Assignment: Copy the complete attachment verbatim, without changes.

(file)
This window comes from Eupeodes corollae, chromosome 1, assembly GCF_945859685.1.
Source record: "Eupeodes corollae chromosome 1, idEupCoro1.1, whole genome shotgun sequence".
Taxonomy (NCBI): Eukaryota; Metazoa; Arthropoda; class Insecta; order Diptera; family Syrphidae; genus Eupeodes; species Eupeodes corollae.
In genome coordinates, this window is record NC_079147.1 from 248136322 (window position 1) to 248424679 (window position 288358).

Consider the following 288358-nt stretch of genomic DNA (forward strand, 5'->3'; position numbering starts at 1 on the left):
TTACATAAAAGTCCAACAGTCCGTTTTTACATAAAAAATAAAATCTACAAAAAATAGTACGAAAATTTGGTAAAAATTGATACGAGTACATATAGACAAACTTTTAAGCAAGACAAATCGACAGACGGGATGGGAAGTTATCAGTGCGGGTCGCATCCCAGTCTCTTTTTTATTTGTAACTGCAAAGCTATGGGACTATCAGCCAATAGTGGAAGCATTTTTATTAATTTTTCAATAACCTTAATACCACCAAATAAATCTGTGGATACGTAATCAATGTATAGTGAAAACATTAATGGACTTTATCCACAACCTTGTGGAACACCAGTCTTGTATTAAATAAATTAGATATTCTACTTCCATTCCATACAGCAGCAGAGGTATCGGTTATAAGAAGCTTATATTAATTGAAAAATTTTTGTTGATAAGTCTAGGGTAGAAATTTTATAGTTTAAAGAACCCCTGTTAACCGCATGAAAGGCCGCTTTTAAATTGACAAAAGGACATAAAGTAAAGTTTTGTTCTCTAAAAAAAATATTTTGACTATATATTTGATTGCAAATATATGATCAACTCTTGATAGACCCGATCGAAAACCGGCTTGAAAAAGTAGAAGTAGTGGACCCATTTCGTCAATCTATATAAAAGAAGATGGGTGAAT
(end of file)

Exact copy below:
This window comes from Eupeodes corollae, chromosome 1, assembly GCF_945859685.1.
Source record: "Eupeodes corollae chromosome 1, idEupCoro1.1, whole genome shotgun sequence".
Taxonomy (NCBI): Eukaryota; Metazoa; Arthropoda; class Insecta; order Diptera; family Syrphidae; genus Eupeodes; species Eupeodes corollae.
In genome coordinates, this window is record NC_079147.1 from 248136322 (window position 1) to 248424679 (window position 288358).

Consider the following 288358-nt stretch of genomic DNA (forward strand, 5'->3'; position numbering starts at 1 on the left):
TTACATAAAAGTCCAACAGTCCGTTTTTACATAAAAAATAAAATCTACAAAAAATAGTACGAAAATTTGGTAAAAATTGATACGAGTACATATAGACAAACTTTTAAGCAAGACAAATCGACAGACGGGATGGGAAGTTATCAGTGCGGGTCGCATCCCAGTCTCTTTTTTATTTGTAACTGCAAAGCTATGGGACTATCAGCCAATAGTGGAAGCATTTTTATTAATTTTTCAATAACCTTAATACCACCAAATAAATCTGTGGATACGTAATCAATGTATAGTGAAAACATTAATGGACTTTATCCACAACCTTGTGGAACACCAGTCTTGTATTAAATAAATTAGATATTCTACTTCCATTCCATACAGCAGCAGAGGTATCGGTTATAAGAAGCTTATATTAATTGAAAAATTTTTGTTGATAAGTCTAGGGTAGAAATTTTATAGTTTAAAGAACCCCTGTTAACCGCATGAAAGGCCGCTTTTAAATTGACAAAAGGACATAAAGTAAAGTTTTGTTCTCTAAAAAAAATATTTTGACTATATATTTGATTGCAAATATATGATCAACTCTTGATAGACCCGATCGAAAACCGGCTTGAAAAAGTAGAAGTAGTGGACCCATTTCGTCAATCTATATAAAAGAAGATGGGTGAAT